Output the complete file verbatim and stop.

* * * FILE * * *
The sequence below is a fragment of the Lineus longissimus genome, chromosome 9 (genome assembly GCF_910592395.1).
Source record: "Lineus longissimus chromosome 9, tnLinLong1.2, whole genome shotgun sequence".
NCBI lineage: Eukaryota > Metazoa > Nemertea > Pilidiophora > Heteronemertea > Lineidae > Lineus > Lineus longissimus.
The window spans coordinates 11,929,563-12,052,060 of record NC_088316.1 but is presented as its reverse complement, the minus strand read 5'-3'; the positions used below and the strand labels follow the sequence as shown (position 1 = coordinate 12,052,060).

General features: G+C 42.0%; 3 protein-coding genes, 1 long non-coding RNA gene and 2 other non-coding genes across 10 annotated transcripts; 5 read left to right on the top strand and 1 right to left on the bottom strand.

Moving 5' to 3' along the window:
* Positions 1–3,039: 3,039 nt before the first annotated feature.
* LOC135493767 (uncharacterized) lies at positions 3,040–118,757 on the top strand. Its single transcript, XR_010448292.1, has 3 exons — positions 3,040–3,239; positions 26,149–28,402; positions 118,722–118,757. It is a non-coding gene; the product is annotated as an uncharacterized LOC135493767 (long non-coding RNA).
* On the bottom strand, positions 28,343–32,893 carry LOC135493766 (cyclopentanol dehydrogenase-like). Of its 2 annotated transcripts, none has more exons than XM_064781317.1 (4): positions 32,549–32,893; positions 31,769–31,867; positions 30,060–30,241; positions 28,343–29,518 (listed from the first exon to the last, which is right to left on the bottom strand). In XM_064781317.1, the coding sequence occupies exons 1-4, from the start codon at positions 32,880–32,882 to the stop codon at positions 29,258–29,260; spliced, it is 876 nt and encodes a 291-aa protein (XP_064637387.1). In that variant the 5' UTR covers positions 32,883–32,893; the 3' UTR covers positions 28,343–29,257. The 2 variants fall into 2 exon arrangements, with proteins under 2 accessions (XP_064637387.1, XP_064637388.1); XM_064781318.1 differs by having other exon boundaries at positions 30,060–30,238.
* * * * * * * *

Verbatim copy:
The sequence below is a fragment of the Lineus longissimus genome, chromosome 9 (genome assembly GCF_910592395.1).
Source record: "Lineus longissimus chromosome 9, tnLinLong1.2, whole genome shotgun sequence".
NCBI lineage: Eukaryota > Metazoa > Nemertea > Pilidiophora > Heteronemertea > Lineidae > Lineus > Lineus longissimus.
The window spans coordinates 11,929,563-12,052,060 of record NC_088316.1 but is presented as its reverse complement, the minus strand read 5'-3'; the positions used below and the strand labels follow the sequence as shown (position 1 = coordinate 12,052,060).

General features: G+C 42.0%; 3 protein-coding genes, 1 long non-coding RNA gene and 2 other non-coding genes across 10 annotated transcripts; 5 read left to right on the top strand and 1 right to left on the bottom strand.

Moving 5' to 3' along the window:
* Positions 1–3,039: 3,039 nt before the first annotated feature.
* LOC135493767 (uncharacterized) lies at positions 3,040–118,757 on the top strand. Its single transcript, XR_010448292.1, has 3 exons — positions 3,040–3,239; positions 26,149–28,402; positions 118,722–118,757. It is a non-coding gene; the product is annotated as an uncharacterized LOC135493767 (long non-coding RNA).
* On the bottom strand, positions 28,343–32,893 carry LOC135493766 (cyclopentanol dehydrogenase-like). Of its 2 annotated transcripts, none has more exons than XM_064781317.1 (4): positions 32,549–32,893; positions 31,769–31,867; positions 30,060–30,241; positions 28,343–29,518 (listed from the first exon to the last, which is right to left on the bottom strand). In XM_064781317.1, the coding sequence occupies exons 1-4, from the start codon at positions 32,880–32,882 to the stop codon at positions 29,258–29,260; spliced, it is 876 nt and encodes a 291-aa protein (XP_064637387.1). In that variant the 5' UTR covers positions 32,883–32,893; the 3' UTR covers positions 28,343–29,257. The 2 variants fall into 2 exon arrangements, with proteins under 2 accessions (XP_064637387.1, XP_064637388.1); XM_064781318.1 differs by having other exon boundaries at positions 30,060–30,238.